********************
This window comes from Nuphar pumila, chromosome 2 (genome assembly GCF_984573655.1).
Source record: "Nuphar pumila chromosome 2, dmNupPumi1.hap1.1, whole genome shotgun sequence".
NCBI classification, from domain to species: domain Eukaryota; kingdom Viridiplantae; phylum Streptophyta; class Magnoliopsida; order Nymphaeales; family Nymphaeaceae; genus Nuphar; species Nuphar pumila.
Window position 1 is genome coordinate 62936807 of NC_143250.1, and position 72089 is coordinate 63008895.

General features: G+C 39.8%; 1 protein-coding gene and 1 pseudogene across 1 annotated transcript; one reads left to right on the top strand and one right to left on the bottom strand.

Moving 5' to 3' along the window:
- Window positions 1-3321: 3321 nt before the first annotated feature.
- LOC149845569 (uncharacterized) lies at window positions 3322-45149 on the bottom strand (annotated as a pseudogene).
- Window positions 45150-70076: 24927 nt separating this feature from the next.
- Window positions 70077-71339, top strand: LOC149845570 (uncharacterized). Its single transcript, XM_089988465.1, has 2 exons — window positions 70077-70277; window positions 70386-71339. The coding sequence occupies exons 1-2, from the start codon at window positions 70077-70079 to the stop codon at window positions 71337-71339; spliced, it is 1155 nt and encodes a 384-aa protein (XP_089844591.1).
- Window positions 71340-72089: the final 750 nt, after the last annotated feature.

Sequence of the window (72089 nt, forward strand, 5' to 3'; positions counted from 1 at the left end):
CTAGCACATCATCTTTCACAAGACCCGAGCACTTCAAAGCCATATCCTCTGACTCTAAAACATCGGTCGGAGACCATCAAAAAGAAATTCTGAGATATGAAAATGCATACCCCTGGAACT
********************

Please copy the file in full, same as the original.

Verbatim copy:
This window comes from Nuphar pumila, chromosome 2 (genome assembly GCF_984573655.1).
Source record: "Nuphar pumila chromosome 2, dmNupPumi1.hap1.1, whole genome shotgun sequence".
NCBI classification, from domain to species: domain Eukaryota; kingdom Viridiplantae; phylum Streptophyta; class Magnoliopsida; order Nymphaeales; family Nymphaeaceae; genus Nuphar; species Nuphar pumila.
Window position 1 is genome coordinate 62936807 of NC_143250.1, and position 72089 is coordinate 63008895.

General features: G+C 39.8%; 1 protein-coding gene and 1 pseudogene across 1 annotated transcript; one reads left to right on the top strand and one right to left on the bottom strand.

Moving 5' to 3' along the window:
- Window positions 1-3321: 3321 nt before the first annotated feature.
- LOC149845569 (uncharacterized) lies at window positions 3322-45149 on the bottom strand (annotated as a pseudogene).
- Window positions 45150-70076: 24927 nt separating this feature from the next.
- Window positions 70077-71339, top strand: LOC149845570 (uncharacterized). Its single transcript, XM_089988465.1, has 2 exons — window positions 70077-70277; window positions 70386-71339. The coding sequence occupies exons 1-2, from the start codon at window positions 70077-70079 to the stop codon at window positions 71337-71339; spliced, it is 1155 nt and encodes a 384-aa protein (XP_089844591.1).
- Window positions 71340-72089: the final 750 nt, after the last annotated feature.

Sequence of the window (72089 nt, forward strand, 5' to 3'; positions counted from 1 at the left end):
CTAGCACATCATCTTTCACAAGACCCGAGCACTTCAAAGCCATATCCTCTGACTCTAAAACATCGGTCGGAGACCATCAAAAAGAAATTCTGAGATATGAAAATGCATACCCCTGGAACT